Four Christmases

Wreath

I’m not really sure why, but I always feel a deep sadness on Christmas Day. Perhaps it’s knowing that it will soon be over for another year, or having unrealistic expectations of what Christmas should be like, or maybe it’s just the general stress of the holiday season and the amplification of family dysfunction getting the better of me.

Whatever it is, I was not looking forward to running the gauntlet of Four Christmases (sounds something like a cheesy Hollywood film, doesn’t it…) this year on Christmas Day.

Swimming pool

I woke early so that I could get a swim in before the festivities started. An early morning Christmas swim has become somewhat of a tradition for me – the solitude of the pool and the repetitive meditative nature of the strokes through the water calms my mind, and I feel less guilt over all the calories that I know I am about to imbibe.

The exchange of gifts between Mr Posy, the furkids and I was left until quite late this Christmas morning – there was beetroot to be roasted, chorizo to be fried and broad beans to be shelled for salads, and presents for Mr Posy’s folks to be wrapped.

PosyDog

As a small child, I would poke holes in the wrapping paper of my gifts under the tree, too excited and impatient to wait until Christmas. Now that I’m older, I never want to unwrap my gifts. It means Christmas will soon be over. I try to delay the unwrapping as long as possible (in fact, I still have one gift left to unwrap…). PosyDog does not feel the same, and let us know as such throughout the morning. When she was finally allowed to open her gift, she ripped into it, eager to play with her new toy.

Mr Posy / PosyDog / Miss Posy & Niece Posy

Soon after presents, and a video-call with my brother who is holidaying interstate with his girlfriend, it was on to our first stop of the day: lunch with Mr Posy’s family.

Niece Posy has grown so much since last year. “Merry Christmas!” she would shout over and over, while pointing at the presents under the tree. “I won!” she would yell, as she cracked bonbons with Mr Posy, her Papou, her Yiayia.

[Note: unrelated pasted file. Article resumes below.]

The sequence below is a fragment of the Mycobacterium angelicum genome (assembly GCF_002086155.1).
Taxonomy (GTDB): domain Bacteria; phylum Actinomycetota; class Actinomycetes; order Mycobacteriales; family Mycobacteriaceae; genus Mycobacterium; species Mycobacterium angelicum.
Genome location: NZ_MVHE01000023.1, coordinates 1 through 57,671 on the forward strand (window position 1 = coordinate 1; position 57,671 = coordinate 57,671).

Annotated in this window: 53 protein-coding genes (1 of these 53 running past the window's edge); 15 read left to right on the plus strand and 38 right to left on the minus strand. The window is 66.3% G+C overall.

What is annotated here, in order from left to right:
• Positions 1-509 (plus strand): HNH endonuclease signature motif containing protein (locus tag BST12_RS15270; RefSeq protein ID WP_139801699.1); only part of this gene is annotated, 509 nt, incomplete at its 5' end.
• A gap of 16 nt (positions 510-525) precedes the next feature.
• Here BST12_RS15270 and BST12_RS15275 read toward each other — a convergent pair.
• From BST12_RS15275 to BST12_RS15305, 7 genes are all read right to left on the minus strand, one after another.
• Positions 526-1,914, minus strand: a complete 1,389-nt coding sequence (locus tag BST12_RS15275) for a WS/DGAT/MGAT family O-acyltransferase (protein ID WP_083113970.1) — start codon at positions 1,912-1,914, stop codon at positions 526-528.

I wanted to squish her little cheeks when she unwrapped the books that we bought for her, refusing to open other gifts, instead wanting to read.

The poor kid was over it all after a couple of hours. My favourite part of this Christmas was Niece Posy curling up in my lap, because she was tired and wanted a cuddle. Nephew Posy had no idea about what was going on around him, and kept himself amused in a pile of discarded wrapping paper and ribbon.

Next stop: a half hour drive out to visit my dad and his partner in their new house. Too full from lunch, we exchanged gifts over cold beverages and took a tour of their property. An hour flew by pretty quickly, and then it was time to get back on the road and on to our third stop: Mum’s house.

The plan for Christmas with Mum was afternoon tea, but it was too hot and humid, so we skipped the coffee and gorged on chocolate brownies instead.

Mum and Dad only split a few years ago – this was the first year that we saw them separately for Christmas, and I have to say, it was a bit of an adjustment. It was pretty weird. And kind of awkward, made more so because Mum didn’t want to celebrate Christmas. I’d like to think that it is something that will get easier with time, but right now the thought of spending future Christmases out of the country is very appealing…

Swimming pool

Our fourth and final stop was back with Mr Posy’s family – his sister-in-law’s family were up from Melbourne, so we spent dinner with them. Niece and Nephew Posy had each had a three hour nap, and were back in fine form entertaining the extended family with their antics, and having a splash in the pool. Mr Posy and I later sat outside with his brother, our feet in the pool, watching the boats in the marina.

By the time we arrived home late that evening, I was exhausted. The overwhelming sense of sadness had mostly dissipated (as it often does by the time I’m back home all tucked up in my bed), and I was ready for our annual screening of National Lampoon’s Christmas Vacation (the ultimate in family dysfunction); another Christmas tradition.